The solution is quite simple – buy locally produced, seasonal flowers so that you come up smelling of roses. In February, marigolds, primroses, and bluebells come into bloom, so do some research on florists in your area or visit your local farmers’ market.
Alternatively, you may want to consider a long-lasting house plant (providing it’s given due care and attention). As well as adding colour and vibrancy, they will also bring a welcome breath of fresh air to your loved one’s space.
If you and your partner are not afraid of getting your hands dirty, why not work together to create your own eco-friendly garden? Attract wildlife by filling your plot with native plants, and if you have the room, why not plant a tree? Trees absorb carbon dioxide from the atmosphere, which is a fantastic way to combat climate change and instantly improve air quality.
Valentine’s Day cards
No matter the occasion, cards are an environmental nightmare. Most come in single-use plastic wraps and plastic protective sheets, adding further to the non-biodegradable problem.
For those that love sending valentines cards adorned with a touch of sparkly glitter, it’s worth knowing that glitter is a microplastic that often ends up in our oceans and streams, as well as being harmful to our skin.
Creating a paper card requires deforestation to harvest lumber. When paper isn’t responsibly sourced from independently certified managed plantations, it can contribute to environmental destruction and loss of biodiversity.
Almost every stage of paper manufacturing requires large quantities of water and energy – it’s thirsty work. To make a single A4 sheet, you need between two and 13 litres of water, while one study found that the global paper industry eats up around 6.4 exajoules (EJ) of energy each year – enough to make some 87 trillion cups of tea!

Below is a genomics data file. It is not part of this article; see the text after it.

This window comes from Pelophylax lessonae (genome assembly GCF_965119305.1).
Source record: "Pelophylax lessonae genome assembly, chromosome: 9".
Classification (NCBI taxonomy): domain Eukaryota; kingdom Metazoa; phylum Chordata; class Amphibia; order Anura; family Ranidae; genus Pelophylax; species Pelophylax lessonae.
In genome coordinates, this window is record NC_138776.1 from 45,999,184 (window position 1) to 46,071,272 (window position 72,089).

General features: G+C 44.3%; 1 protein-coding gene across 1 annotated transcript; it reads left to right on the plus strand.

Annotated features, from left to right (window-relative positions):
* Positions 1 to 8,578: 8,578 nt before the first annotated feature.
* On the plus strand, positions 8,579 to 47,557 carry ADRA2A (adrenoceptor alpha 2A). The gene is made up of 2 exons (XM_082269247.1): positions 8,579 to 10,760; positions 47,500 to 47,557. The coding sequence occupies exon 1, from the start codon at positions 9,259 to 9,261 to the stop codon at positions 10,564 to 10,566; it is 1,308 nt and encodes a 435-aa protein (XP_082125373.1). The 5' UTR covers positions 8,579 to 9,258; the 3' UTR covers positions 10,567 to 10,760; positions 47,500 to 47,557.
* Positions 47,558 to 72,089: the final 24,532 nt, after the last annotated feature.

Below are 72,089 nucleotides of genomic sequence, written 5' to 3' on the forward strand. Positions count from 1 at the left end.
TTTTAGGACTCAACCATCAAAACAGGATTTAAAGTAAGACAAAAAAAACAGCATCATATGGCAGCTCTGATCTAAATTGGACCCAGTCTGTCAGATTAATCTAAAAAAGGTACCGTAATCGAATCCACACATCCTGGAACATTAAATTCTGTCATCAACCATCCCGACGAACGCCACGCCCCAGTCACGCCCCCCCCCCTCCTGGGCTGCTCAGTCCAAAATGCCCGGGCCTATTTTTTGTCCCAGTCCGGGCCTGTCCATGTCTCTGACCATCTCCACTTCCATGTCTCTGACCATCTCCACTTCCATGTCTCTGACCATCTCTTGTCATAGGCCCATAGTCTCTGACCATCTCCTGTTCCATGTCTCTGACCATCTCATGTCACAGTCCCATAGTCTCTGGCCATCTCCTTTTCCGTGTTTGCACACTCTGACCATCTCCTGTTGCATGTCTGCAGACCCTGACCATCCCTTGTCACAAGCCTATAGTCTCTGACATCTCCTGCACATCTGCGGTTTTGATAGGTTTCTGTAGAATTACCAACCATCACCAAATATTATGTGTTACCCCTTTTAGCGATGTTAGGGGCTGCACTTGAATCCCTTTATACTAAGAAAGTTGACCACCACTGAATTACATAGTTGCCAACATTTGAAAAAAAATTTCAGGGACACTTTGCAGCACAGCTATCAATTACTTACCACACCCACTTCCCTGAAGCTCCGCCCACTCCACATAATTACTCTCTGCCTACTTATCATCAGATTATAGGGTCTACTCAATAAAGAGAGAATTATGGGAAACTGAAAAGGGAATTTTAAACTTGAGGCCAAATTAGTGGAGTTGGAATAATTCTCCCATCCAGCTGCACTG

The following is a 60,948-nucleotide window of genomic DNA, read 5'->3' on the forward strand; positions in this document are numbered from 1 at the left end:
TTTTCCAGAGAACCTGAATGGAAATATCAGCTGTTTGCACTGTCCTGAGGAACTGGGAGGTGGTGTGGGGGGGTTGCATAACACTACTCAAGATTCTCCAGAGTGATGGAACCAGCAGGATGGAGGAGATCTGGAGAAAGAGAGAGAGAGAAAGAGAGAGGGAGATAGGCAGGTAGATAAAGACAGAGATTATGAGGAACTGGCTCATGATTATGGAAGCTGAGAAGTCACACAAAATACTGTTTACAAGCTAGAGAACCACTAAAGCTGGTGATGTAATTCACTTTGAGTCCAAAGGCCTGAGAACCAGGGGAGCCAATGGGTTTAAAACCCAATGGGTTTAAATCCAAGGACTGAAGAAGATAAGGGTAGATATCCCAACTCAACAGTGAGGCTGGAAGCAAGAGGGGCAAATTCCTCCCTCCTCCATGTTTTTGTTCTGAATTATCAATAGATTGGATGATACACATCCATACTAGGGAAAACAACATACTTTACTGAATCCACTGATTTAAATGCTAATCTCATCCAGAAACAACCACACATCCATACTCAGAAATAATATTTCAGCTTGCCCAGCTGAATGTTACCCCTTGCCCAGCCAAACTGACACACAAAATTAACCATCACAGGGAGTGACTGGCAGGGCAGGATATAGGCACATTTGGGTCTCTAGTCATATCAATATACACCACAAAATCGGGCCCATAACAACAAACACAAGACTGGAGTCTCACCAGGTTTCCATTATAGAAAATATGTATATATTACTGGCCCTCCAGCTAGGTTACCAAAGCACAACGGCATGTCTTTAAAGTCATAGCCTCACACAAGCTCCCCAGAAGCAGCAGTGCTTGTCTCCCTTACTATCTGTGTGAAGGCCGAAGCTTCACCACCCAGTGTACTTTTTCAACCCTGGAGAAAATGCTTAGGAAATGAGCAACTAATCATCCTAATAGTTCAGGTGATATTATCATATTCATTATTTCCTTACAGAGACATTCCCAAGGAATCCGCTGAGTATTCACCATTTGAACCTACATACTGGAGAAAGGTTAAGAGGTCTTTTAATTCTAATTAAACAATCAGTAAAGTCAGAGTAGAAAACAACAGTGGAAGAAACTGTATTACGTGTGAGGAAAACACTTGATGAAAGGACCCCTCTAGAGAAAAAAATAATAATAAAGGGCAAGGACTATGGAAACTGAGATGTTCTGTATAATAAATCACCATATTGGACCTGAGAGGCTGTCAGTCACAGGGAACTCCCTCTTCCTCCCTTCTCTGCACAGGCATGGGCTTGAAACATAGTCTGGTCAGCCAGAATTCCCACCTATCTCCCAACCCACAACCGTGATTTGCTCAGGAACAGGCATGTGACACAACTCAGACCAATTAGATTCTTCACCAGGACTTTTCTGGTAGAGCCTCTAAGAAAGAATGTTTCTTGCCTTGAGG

Roses are red, violets are blue, get creative with recycled paper and PVA glue. That’s right. Make your own card that’s free from glitter and not wrapped in plastic. Be as imaginative as you like, making sure you use recycled or FSC (sustainable) paper.
A bespoke handmade card is a great way to make a loved one feel extra special, safe in the knowledge that nobody else in the world will be the recipient of an identical card.
Valentine’s Day chocolate
If there’s a fail-safe gift you can count on for the day of love, it’s an indulgent assortment of chocolates. In 2019, sweet-toothed Brits spent around £85 million on sweets for Valentine’s Day.
At least 70% of the world’s cocoa beans come from four West African countries: Ivory Coast, Ghana, Nigeria and Cameroon. Sadly, the chocolate trade is awash with bad ethics, from poor working conditions for workers, to the fact that the majority of chocolates contain palm oil.
This year, why not seek out a collection of fairtrade chocolates. Fairtrade stalwarts Divine tick all the boxes (quite literally). Owned by the farmers that produce the cocoa beans, their moreish goodies are free from palm oil and supplied in plastic-free packaging.
If you want to go the extra step to impress your loved one, why not have a stab at making your own chocolate truffles?
Valentine’s Day wine
The global carbon footprint of the wine industry is modest compared to other sectors. Despite this, in 2020, the UK imported just under 1.5 billion litres of wine. However, now is the time to get behind homegrown grapes.
With over 500 commercial vineyards in the UK and around 165 wineries, English wine is fast growing in popularity as local producers grapple with the challenges of British weather and unpredictable yields. If you want a bottle of bubbly to toast your sweetheart, then English sparkling wine, in particular, is being singled out for its quality.